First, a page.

Tailoring those goals toward Yazzie-Martinez students drew some resistance from a couple of board members, including Muller-Aragón — who, during a separate 6½-hour meeting on Jan. 11, got up and left when it appeared the board was leaning toward including that language.

“I am vehemently opposed to that, and if that happens, I am just saying I’m going to get up and I’m going to walk out,” she warned about 15 minutes before leaving the meeting. “We’re here for all of our kids, (it) doesn’t matter what color they are or how poor they are, or how rich they are.”

“The numbers don’t show that, Peggy,” board member Josefina Domínguez interjected.

Across the state and in APS, Indigenous, Hispanic and Black students fared the worst of any demographic group in standardized state test results released in the fall. Overall, economically disadvantaged students — who, alongside Hispanic students, each made up the majority of New Mexico and APS pupils — were in a similar boat when it came to proficiency levels.

Additionally, statewide and in APS, third-graders overall tend to perform poorly in reading, as do eighth-graders in math.

Board members celebrated the approval of the goals on Wednesday. Still, there’s more work to do.

Many community members also mentioned a need to develop students’ soft skills — a topic the board seems poised to tackle with another goal this coming Wednesday.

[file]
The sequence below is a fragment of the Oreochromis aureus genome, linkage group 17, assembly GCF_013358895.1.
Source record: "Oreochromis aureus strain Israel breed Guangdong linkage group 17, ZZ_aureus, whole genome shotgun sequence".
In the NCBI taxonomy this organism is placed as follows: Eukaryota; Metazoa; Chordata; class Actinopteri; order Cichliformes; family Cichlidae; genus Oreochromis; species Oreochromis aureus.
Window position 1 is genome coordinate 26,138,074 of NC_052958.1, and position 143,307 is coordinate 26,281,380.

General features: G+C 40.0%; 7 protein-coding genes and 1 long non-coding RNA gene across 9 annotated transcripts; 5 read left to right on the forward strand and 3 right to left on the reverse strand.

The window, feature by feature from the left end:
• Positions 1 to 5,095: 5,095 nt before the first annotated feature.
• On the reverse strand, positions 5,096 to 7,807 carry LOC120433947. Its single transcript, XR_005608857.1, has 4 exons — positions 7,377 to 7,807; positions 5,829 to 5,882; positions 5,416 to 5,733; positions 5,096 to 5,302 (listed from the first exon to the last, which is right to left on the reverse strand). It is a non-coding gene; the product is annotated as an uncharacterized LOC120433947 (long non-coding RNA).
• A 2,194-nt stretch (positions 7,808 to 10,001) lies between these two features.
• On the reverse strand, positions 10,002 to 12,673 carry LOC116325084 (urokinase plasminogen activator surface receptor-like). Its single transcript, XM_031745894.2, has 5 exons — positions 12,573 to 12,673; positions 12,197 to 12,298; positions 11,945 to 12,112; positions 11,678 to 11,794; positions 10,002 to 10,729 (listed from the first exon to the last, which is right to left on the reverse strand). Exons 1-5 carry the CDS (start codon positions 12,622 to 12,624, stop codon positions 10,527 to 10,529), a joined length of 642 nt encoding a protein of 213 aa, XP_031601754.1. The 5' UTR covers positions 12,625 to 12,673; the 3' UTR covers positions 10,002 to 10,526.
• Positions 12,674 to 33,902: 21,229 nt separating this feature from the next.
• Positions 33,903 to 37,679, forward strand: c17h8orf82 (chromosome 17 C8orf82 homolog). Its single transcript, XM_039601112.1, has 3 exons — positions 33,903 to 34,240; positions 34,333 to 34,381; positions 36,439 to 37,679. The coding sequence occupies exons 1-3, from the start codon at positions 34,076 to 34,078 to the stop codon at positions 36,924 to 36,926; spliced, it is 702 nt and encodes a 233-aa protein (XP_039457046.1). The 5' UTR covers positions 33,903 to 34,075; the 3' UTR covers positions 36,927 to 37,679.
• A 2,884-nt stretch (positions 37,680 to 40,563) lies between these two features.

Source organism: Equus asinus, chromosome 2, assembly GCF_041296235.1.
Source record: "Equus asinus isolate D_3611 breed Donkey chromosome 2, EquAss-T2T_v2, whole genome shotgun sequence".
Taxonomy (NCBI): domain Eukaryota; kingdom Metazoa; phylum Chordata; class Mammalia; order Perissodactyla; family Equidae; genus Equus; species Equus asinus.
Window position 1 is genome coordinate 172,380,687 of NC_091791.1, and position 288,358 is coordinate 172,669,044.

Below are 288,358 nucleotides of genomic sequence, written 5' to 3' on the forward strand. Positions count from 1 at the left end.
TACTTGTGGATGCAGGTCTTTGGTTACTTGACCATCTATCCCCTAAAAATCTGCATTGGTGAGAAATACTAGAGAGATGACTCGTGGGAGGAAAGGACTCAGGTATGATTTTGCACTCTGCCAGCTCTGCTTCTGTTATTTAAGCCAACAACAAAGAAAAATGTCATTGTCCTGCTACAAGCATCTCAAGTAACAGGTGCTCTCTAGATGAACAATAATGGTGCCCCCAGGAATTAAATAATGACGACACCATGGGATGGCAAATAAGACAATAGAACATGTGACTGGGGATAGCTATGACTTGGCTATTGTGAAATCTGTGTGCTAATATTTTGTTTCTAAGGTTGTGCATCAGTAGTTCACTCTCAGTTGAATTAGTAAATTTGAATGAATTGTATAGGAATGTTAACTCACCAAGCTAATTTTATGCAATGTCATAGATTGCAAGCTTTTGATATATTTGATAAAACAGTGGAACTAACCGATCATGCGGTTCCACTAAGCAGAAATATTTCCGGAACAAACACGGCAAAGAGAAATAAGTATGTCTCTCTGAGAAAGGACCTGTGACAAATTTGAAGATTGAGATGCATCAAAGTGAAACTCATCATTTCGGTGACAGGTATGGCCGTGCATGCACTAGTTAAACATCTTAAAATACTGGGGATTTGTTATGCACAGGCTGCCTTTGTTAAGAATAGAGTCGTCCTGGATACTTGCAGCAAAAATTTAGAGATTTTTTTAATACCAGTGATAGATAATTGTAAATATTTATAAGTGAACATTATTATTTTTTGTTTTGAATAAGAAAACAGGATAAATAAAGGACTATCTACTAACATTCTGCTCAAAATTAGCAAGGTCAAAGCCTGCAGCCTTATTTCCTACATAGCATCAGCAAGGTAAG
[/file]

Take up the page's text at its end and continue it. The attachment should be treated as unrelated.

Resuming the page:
“That was maybe the No. 1 thing … you know, that grit, resilience, timeliness, stick-to-itiveness. All of that stuff, that’s what people want,” board member Danielle Gonzales said. “School climate is huge — social-emotional learning, soft skills … So I am worried that if we don’t do that, then we won’t meet those other goals.”

APS board’s goals

These are the goals the board approved, as provided by Albuquerque Public Schools. The X’s and Y’s are placeholders to be determined later. The first two metrics are “to be determined upon receipt of 2023 results from the state assessment but shall not be less than a 10-point increase over five years.”

  • EARLY LITERACY PROFICIENCY: The percentage of third-grade students from student groups named in the Yazzie-Martinez joint settlement plus African American students who demonstrate grade level proficiency or above on the state English Language Arts (ELA) summative assessment will increase from X in May 2023 to Y in May 2028.
  • MATHEMATICS PROFICIENCY: The percentage of eighth-grade students from groups named in the Yazzie-Martinez joint settlement plus African American students who demonstrate grade level proficiency or above on the state mathematics summative assessment will increase from X in May 2023 to Y in May 2028.
  • POST-SECONDARY READINESS: The percentage of high school graduates who earn credit in two or more Advanced Placement, International Baccalaureate, or Dual Credit courses, or earn an industry certification or Bilingual Seal, will increase from X in September 2023 to Y in September 2028.